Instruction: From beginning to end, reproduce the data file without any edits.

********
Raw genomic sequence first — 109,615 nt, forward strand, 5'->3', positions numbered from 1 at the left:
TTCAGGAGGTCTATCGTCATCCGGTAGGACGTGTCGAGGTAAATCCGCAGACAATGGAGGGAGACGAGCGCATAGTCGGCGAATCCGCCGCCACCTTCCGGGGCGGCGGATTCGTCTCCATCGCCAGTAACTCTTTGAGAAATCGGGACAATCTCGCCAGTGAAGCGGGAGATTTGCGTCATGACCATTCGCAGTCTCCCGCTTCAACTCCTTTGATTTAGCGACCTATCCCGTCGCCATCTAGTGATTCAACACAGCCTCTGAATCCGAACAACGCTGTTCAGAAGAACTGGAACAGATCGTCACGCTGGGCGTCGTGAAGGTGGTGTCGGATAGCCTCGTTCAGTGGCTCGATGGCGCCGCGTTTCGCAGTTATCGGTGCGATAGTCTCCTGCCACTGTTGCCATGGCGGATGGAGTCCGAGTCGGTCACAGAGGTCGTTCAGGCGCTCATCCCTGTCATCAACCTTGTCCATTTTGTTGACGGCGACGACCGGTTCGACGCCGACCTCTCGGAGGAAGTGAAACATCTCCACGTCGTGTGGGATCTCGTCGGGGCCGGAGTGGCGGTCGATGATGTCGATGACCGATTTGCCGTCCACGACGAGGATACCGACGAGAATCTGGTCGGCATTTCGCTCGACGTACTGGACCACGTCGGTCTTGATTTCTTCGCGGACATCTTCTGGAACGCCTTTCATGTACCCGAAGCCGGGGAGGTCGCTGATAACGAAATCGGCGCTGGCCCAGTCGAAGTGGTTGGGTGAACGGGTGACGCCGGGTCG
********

Raw genomic sequence first — 109,615 nt, forward strand, 5'->3', positions numbered from 1 at the left:
TTCAGGAGGTCTATCGTCATCCGGTAGGACGTGTCGAGGTAAATCCGCAGACAATGGAGGGAGACGAGCGCATAGTCGGCGAATCCGCCGCCACCTTCCGGGGCGGCGGATTCGTCTCCATCGCCAGTAACTCTTTGAGAAATCGGGACAATCTCGCCAGTGAAGCGGGAGATTTGCGTCATGACCATTCGCAGTCTCCCGCTTCAACTCCTTTGATTTAGCGACCTATCCCGTCGCCATCTAGTGATTCAACACAGCCTCTGAATCCGAACAACGCTGTTCAGAAGAACTGGAACAGATCGTCACGCTGGGCGTCGTGAAGGTGGTGTCGGATAGCCTCGTTCAGTGGCTCGATGGCGCCGCGTTTCGCAGTTATCGGTGCGATAGTCTCCTGCCACTGTTGCCATGGCGGATGGAGTCCGAGTCGGTCACAGAGGTCGTTCAGGCGCTCATCCCTGTCATCAACCTTGTCCATTTTGTTGACGGCGACGACCGGTTCGACGCCGACCTCTCGGAGGAAGTGAAACATCTCCACGTCGTGTGGGATCTCGTCGGGGCCGGAGTGGCGGTCGATGATGTCGATGACCGATTTGCCGTCCACGACGAGGATACCGACGAGAATCTGGTCGGCATTTCGCTCGACGTACTGGACCACGTCGGTCTTGATTTCTTCGCGGACATCTTCTGGAACGCCTTTCATGTACCCGAAGCCGGGGAGGTCGCTGATAACGAAATCGGCGCTGGCCCAGTCGAAGTGGTTGGGTGAACGGGTGACGCCGGGTCG